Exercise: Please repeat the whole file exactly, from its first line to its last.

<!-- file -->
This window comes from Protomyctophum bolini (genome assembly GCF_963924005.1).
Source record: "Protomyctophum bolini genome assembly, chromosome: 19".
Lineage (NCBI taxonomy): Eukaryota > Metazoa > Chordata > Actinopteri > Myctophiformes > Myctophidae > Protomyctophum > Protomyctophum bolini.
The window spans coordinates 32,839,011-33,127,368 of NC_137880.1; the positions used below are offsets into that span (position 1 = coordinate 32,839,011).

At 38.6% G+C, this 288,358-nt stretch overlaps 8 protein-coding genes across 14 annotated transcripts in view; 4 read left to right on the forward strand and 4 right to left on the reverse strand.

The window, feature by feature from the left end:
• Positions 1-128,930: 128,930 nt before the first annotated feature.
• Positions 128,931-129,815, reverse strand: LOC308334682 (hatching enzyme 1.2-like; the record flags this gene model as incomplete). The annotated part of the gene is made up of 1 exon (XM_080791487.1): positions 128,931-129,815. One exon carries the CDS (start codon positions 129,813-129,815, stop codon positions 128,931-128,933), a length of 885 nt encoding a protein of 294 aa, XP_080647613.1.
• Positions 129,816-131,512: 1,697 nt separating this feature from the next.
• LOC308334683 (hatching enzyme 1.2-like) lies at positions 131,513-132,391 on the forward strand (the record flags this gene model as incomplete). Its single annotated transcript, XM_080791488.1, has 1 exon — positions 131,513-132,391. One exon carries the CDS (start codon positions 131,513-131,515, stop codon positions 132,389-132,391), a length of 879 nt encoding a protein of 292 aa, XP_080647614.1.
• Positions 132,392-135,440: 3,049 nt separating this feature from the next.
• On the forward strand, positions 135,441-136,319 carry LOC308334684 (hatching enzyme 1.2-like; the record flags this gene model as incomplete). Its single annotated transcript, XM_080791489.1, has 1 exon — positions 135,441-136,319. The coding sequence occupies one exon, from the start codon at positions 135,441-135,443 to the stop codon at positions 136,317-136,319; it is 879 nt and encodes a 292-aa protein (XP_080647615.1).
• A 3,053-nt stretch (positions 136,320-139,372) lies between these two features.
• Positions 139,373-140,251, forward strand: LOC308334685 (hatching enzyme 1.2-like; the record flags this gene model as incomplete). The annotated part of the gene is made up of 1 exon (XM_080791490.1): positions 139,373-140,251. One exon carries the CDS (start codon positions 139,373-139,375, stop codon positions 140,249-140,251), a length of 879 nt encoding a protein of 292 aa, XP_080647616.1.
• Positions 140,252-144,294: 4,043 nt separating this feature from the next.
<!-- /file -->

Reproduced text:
This window comes from Protomyctophum bolini (genome assembly GCF_963924005.1).
Source record: "Protomyctophum bolini genome assembly, chromosome: 19".
Lineage (NCBI taxonomy): Eukaryota > Metazoa > Chordata > Actinopteri > Myctophiformes > Myctophidae > Protomyctophum > Protomyctophum bolini.
The window spans coordinates 32,839,011-33,127,368 of NC_137880.1; the positions used below are offsets into that span (position 1 = coordinate 32,839,011).

At 38.6% G+C, this 288,358-nt stretch overlaps 8 protein-coding genes across 14 annotated transcripts in view; 4 read left to right on the forward strand and 4 right to left on the reverse strand.

The window, feature by feature from the left end:
• Positions 1-128,930: 128,930 nt before the first annotated feature.
• Positions 128,931-129,815, reverse strand: LOC308334682 (hatching enzyme 1.2-like; the record flags this gene model as incomplete). The annotated part of the gene is made up of 1 exon (XM_080791487.1): positions 128,931-129,815. One exon carries the CDS (start codon positions 129,813-129,815, stop codon positions 128,931-128,933), a length of 885 nt encoding a protein of 294 aa, XP_080647613.1.
• Positions 129,816-131,512: 1,697 nt separating this feature from the next.
• LOC308334683 (hatching enzyme 1.2-like) lies at positions 131,513-132,391 on the forward strand (the record flags this gene model as incomplete). Its single annotated transcript, XM_080791488.1, has 1 exon — positions 131,513-132,391. One exon carries the CDS (start codon positions 131,513-131,515, stop codon positions 132,389-132,391), a length of 879 nt encoding a protein of 292 aa, XP_080647614.1.
• Positions 132,392-135,440: 3,049 nt separating this feature from the next.
• On the forward strand, positions 135,441-136,319 carry LOC308334684 (hatching enzyme 1.2-like; the record flags this gene model as incomplete). Its single annotated transcript, XM_080791489.1, has 1 exon — positions 135,441-136,319. The coding sequence occupies one exon, from the start codon at positions 135,441-135,443 to the stop codon at positions 136,317-136,319; it is 879 nt and encodes a 292-aa protein (XP_080647615.1).
• A 3,053-nt stretch (positions 136,320-139,372) lies between these two features.
• Positions 139,373-140,251, forward strand: LOC308334685 (hatching enzyme 1.2-like; the record flags this gene model as incomplete). The annotated part of the gene is made up of 1 exon (XM_080791490.1): positions 139,373-140,251. One exon carries the CDS (start codon positions 139,373-139,375, stop codon positions 140,249-140,251), a length of 879 nt encoding a protein of 292 aa, XP_080647616.1.
• Positions 140,252-144,294: 4,043 nt separating this feature from the next.